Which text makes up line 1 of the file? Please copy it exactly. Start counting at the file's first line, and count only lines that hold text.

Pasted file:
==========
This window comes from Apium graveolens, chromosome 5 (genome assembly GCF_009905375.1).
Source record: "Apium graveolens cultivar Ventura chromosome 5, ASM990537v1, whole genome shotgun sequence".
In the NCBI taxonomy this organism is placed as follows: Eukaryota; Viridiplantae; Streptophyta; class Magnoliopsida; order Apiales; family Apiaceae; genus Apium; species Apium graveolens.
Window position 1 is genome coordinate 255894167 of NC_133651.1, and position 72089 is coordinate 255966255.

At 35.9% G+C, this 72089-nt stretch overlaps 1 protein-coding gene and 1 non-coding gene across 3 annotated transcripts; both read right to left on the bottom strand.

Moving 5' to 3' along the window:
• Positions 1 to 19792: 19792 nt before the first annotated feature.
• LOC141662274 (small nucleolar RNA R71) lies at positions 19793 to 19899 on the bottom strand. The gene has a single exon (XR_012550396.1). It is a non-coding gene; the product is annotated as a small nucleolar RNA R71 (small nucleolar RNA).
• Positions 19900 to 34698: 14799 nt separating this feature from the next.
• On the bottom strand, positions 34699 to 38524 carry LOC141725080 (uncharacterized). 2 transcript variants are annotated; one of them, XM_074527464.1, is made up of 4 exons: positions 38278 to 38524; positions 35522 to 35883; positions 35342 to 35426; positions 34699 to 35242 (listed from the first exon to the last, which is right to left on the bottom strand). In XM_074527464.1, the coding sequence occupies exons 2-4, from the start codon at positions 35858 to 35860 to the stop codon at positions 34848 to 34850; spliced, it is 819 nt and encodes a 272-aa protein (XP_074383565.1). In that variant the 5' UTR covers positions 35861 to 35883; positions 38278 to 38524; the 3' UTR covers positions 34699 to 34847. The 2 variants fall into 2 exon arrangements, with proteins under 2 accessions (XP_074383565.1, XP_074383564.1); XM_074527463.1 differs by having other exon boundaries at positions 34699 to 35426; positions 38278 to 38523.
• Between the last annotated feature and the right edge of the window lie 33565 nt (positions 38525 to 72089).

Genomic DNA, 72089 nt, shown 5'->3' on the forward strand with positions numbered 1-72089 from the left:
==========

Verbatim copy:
This window comes from Apium graveolens, chromosome 5 (genome assembly GCF_009905375.1).